‘Passions and constraint’: The marginalization of passion in liberal political theory

Philosophy and Social Criticism 28 (6):727-748 (2002)
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Positive arguments on behalf of passion are scarce in liberal political theory. Rather, liberal theorists tend to push passion to the margins of their theories of politics, either by ignoring it or by explicitly arguing that passion poses a danger to politics and is best kept out of the public realm. The purpose of this essay is to criticize these marginalizations and to illustrate their roots in impoverished conceptions of passion. Using a richer conception of passion as the desire for an envisioned good, I argue that it is neither possible nor desirable to eliminate passion from politics. Passion should therefore be established as a central category of analysis in political theory alongside other key concerns. Key Words: passion • reason • politics • liberalism • eros.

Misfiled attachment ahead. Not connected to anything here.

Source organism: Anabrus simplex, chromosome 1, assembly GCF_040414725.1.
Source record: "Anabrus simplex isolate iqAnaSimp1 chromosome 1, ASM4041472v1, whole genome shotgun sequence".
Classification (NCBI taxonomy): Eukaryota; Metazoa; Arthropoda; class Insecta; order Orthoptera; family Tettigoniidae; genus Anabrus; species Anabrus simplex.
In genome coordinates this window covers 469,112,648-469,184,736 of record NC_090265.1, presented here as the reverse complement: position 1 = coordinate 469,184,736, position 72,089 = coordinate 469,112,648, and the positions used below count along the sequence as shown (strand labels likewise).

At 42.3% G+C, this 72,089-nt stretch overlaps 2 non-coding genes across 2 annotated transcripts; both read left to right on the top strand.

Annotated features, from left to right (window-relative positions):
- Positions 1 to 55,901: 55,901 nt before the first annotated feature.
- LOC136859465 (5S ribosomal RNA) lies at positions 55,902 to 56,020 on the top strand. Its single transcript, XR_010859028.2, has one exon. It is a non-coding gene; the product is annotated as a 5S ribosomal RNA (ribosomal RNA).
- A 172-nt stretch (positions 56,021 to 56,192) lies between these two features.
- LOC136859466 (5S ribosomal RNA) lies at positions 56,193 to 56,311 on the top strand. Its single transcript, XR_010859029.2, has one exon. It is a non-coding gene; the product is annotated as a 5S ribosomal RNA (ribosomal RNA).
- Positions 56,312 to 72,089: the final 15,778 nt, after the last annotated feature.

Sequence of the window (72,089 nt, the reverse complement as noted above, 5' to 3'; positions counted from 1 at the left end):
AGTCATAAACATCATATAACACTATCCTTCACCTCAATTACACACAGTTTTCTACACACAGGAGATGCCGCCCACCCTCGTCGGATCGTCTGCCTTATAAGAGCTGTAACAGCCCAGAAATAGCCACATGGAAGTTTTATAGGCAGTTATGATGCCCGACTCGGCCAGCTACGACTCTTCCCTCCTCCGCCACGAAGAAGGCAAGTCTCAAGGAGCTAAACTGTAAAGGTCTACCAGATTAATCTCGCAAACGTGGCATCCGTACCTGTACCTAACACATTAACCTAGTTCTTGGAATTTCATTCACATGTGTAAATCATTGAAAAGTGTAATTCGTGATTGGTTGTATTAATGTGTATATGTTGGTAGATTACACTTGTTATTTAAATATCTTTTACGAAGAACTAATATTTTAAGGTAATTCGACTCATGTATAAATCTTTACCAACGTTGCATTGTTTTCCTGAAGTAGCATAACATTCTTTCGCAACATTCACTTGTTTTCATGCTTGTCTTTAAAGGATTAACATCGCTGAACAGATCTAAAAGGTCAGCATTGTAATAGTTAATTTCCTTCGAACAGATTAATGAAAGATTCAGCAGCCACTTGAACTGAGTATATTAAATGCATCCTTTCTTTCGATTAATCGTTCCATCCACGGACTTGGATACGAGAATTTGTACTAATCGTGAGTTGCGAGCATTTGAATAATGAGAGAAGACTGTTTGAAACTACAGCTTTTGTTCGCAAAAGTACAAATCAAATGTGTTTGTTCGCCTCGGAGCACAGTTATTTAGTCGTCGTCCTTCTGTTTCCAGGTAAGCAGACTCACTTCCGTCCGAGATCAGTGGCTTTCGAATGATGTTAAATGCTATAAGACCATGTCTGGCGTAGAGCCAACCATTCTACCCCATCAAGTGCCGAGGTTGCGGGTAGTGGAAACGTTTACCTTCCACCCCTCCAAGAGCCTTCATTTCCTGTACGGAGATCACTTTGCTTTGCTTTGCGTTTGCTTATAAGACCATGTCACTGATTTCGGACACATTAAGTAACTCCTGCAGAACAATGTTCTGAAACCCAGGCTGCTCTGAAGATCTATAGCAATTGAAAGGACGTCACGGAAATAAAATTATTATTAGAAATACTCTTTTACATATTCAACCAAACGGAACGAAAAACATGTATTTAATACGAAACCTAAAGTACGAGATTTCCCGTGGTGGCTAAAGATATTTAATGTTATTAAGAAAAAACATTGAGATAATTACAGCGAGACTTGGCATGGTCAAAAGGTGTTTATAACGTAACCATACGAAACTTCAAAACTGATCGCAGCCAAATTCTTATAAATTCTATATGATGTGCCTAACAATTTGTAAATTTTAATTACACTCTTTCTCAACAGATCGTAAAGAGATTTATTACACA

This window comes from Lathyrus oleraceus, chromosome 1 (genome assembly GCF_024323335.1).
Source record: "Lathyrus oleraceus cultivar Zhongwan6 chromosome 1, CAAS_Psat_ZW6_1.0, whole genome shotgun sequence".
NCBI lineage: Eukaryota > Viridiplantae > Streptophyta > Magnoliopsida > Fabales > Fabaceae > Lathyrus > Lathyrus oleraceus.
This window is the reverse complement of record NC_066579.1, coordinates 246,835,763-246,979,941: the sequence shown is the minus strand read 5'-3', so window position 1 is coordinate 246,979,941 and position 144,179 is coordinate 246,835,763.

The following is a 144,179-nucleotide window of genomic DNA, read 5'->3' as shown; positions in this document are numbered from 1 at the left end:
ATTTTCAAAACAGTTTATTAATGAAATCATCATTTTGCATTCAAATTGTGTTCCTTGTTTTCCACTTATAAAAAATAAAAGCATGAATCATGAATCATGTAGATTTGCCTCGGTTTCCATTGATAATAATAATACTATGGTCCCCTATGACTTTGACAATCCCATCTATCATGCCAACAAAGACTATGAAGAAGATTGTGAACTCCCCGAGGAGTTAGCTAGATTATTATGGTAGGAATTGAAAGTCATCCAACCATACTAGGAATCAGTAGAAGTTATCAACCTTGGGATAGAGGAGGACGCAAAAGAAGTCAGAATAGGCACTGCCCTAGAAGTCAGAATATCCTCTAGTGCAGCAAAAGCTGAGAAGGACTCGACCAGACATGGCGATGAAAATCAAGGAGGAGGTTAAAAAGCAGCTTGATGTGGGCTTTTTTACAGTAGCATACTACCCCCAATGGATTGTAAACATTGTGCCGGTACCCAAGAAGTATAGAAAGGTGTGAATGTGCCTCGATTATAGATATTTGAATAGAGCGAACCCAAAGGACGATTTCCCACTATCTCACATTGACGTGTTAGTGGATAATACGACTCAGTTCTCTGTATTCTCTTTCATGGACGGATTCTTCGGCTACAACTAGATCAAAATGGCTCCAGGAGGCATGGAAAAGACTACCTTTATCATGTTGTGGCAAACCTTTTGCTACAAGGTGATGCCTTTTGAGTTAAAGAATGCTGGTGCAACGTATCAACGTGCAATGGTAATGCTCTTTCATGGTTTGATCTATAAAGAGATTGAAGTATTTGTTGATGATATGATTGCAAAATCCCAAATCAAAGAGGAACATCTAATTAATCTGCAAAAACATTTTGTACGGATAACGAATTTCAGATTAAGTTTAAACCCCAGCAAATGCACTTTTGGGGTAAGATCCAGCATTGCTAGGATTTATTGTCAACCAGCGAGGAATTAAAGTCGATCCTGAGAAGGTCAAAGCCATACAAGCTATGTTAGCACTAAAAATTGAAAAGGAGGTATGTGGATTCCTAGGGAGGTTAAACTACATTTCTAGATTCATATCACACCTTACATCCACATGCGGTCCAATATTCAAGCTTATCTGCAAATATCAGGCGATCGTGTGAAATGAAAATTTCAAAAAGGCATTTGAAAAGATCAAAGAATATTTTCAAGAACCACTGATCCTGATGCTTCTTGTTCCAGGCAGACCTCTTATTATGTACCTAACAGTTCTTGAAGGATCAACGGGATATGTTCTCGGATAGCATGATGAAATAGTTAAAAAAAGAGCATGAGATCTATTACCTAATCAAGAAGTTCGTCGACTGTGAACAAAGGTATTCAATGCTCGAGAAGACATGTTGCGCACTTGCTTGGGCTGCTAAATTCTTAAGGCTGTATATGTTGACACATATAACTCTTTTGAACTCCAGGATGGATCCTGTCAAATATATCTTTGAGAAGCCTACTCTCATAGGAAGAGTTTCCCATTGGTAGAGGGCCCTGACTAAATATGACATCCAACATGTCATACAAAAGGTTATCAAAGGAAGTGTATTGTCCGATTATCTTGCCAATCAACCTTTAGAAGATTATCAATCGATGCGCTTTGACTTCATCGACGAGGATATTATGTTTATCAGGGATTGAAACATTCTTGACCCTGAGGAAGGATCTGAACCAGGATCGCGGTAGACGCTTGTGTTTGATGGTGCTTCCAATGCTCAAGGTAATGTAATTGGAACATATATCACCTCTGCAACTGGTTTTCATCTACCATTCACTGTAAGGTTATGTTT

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Citations of this work

Languages of political support: Engaging with the public realm.Michael Freeden - 2009 - Critical Review of International Social and Political Philosophy 12 (2):183-202.

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References found in this work

Political Liberalism.John Rawls - 1993 - Columbia University Press.
Leviathan.Thomas Hobbes - 1651 - New York: Harmondsworth, Penguin.
On Nationality.David Miller - 1995 - New York: Oxford University Press.

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